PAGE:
Kids want to go to the park and play all day. Some people like to go party, while others want to chill in their pajamas and lay in their day all day long. Everyone waits impatiently for the weekends to get a tiny break from the week-long hectic work schedules or just for a change.
Although many people love to enjoy adventurous outdoor activities, camping or picnic are among those few outdoor activities where you can expect more in less.
Cades Cove Campground
You can spend amazing weekends whenever you want at the Cades Cove Campground. It is such a spectacular place to be at! More than two million people see Cades Cove mainly for its historical monuments and natural beauty. Visitors enjoy various kinds of fun outdoor activities like biking, hiking, getting a chance to experience the local wildlife, and walking onto the 11 miles long Cades Cove loop trail and the Great Smoky Mountains National Park falls on the eastern side.
When to Visit Cades Cove Campground?
There’s no particular time or season during which you can plan the trip to Cades Cove campground, as it is equally beautiful at any time of the year you visit. Come at your comfort, whenever you get time or want to. You can even come on all the seasons to visit its diverse faces, from the colorful spring flowers to the falls ranging from orange to a golden brown; you will love Cades Cove’s colors.
Why Should You Visit Cades Cove?
Cades Cove is a broad and verdurous valley encircled by mountains. It is also among the most visited places in Great Smoky Mountains National Park. The picturesque location offers you a great chance of staying near nature and wildlife.
Located inside a wildlife park (the Great Smoky Mountains National Park), you might come across one or more of those regular visitors, white-tailed deers! You can also expect to sight a Coyote, Raccoon, Groundhog, Skunk, Bear, and even a Turkey! It’s almost like living in the middle of the jungle, you can say, but all safe and without losing any comfort.
A Brief History of Cades Cove
The region was once an abode of the Cherokee Indians for centuries, although archeological evidence is scarce to support this. The first-ever European to reside here had come here around 1818 to 1821. And within a decade (1830), the community had already inflated to 271.
So now that you know much more about Cades Cove, it’s time to understand how you can enjoy camping at the Cades Cove Campground. The Cades Cove Campground is open to the public throughout the year. The unique part about camping in this picnic area is that all the nature and wildlife viewing around Cades cove takes you back to the historical period without compromising on your modern day-to-day facilities!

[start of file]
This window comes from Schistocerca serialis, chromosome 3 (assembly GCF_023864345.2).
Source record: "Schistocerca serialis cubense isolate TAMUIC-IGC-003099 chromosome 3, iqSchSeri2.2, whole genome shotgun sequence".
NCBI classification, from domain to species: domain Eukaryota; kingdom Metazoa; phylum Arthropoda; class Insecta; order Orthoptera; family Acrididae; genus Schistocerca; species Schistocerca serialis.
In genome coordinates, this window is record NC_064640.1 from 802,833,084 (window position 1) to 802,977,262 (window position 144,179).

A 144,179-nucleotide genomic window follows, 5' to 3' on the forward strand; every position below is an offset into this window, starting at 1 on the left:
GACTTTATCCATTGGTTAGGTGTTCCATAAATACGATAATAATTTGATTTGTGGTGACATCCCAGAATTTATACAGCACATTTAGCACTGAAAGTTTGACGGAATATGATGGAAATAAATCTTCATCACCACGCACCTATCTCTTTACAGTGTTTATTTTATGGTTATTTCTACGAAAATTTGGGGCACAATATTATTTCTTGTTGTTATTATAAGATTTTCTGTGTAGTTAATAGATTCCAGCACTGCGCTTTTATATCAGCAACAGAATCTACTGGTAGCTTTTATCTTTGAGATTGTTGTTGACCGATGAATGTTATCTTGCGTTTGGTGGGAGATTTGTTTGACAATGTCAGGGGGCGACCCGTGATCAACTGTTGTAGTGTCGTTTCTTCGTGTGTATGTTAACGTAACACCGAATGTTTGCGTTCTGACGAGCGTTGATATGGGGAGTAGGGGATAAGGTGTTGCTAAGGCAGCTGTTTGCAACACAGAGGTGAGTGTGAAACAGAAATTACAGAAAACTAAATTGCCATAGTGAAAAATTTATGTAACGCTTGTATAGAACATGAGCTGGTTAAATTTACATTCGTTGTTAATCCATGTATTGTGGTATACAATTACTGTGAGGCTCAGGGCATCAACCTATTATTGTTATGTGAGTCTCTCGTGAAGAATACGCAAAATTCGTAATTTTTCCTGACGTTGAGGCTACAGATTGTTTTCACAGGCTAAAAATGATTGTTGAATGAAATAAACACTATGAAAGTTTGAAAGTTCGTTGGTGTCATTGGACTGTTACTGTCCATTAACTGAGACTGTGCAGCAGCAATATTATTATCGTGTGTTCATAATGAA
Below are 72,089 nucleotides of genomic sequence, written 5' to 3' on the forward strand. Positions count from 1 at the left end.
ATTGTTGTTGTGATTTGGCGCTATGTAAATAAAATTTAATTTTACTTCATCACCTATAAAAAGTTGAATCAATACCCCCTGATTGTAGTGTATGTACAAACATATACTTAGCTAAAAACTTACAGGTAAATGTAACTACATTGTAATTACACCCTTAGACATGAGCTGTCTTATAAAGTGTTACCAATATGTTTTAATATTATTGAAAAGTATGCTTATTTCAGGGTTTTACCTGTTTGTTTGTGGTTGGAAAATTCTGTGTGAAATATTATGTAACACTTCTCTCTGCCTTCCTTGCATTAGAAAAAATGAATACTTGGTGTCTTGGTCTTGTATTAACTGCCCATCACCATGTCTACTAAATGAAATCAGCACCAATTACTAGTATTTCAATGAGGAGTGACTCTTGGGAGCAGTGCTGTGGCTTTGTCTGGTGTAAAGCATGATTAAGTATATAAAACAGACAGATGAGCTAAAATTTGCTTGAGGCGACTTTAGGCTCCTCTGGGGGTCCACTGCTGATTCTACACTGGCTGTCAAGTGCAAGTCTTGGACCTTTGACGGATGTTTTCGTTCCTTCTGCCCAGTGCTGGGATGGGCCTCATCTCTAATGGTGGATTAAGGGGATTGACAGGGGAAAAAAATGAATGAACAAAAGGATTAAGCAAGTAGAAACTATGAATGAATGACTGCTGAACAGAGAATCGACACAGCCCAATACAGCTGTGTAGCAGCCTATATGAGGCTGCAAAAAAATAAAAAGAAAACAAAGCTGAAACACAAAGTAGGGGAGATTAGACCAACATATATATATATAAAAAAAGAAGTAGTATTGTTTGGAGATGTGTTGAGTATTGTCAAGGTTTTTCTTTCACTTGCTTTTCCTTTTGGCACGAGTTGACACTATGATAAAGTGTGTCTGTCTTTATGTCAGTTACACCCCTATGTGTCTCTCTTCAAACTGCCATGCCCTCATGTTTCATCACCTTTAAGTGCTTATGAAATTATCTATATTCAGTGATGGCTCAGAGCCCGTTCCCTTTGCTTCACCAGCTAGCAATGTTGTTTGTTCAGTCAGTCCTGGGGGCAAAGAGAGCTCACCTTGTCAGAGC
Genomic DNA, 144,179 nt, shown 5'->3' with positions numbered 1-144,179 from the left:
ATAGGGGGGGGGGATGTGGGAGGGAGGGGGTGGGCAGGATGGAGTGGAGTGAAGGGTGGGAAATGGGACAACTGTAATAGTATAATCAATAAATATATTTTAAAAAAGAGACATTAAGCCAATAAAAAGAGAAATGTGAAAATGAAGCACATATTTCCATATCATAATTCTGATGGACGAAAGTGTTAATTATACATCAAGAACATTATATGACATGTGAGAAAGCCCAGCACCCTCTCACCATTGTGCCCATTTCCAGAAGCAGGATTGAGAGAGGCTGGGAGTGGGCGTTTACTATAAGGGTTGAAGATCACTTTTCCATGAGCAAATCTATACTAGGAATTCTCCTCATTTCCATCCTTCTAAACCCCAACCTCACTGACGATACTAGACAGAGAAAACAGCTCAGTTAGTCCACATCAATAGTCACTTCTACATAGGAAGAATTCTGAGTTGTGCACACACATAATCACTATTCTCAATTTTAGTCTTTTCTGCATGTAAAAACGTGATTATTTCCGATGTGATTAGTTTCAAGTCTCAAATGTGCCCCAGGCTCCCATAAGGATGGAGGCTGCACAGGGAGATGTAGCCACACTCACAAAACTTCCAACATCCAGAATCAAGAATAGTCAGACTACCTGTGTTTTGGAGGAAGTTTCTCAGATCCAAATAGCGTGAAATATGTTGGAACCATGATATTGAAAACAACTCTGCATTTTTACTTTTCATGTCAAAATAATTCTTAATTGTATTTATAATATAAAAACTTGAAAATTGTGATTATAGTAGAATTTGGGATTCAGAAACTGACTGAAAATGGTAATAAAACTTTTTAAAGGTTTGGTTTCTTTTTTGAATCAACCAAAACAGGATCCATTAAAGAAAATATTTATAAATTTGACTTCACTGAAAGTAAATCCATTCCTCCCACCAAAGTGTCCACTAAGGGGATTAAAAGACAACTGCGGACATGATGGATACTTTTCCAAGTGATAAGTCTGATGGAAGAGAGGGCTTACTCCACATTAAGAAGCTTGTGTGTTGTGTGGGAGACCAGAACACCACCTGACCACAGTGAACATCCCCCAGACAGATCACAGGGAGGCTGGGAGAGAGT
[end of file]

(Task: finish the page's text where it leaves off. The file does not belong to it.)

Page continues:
Cades Cove Campground
Cades Cove Campground is the second largest campground with around 159 camping sites in the Cades Cove region. The biggest campsite is Elkmont camping ground which has over 250 campfires, and more than 2 million people visit here and camp on an annual basis.
The tents, camps, and cabin here at Cades Cove campground allow you to access the flush toilets in the thick woods and get pure drinking water on site. When it is the Cades Cove season (the time of the year when tourists flock to this place in huge numbers), you can find a Cades Cove campground store where you can get rental bikes and most of the basic camping essentials.
You have to reserve your campsite in advance due to the increasing demand. Reserving beforehand also gives you a chance to grab some of the best campsites in Cades Cove Campground, which might be located near a lake, picturesque setting, or anything you may like. It runs on a first-come, first-serve basis.
All of the campsites in Cades Cove are easy to reach by drive. Only one wagon or two motorbikes are allowed per campsite. Parking is available, and you can park your vehicles there only, not somewhere else. If it’s super crowded, and you can’t find space to park your motor or car, the staff will help you and provide some area to park your vehicles safely.
Tents are to be pitched in the designated tent pads, and 6 people can stay in one camp of the Cades Cove campground. Hammocks are allowed too, although you’ll have to follow their rules and guidelines regarding that. The timing for check-in & check-out is fixed at 1:00 PM.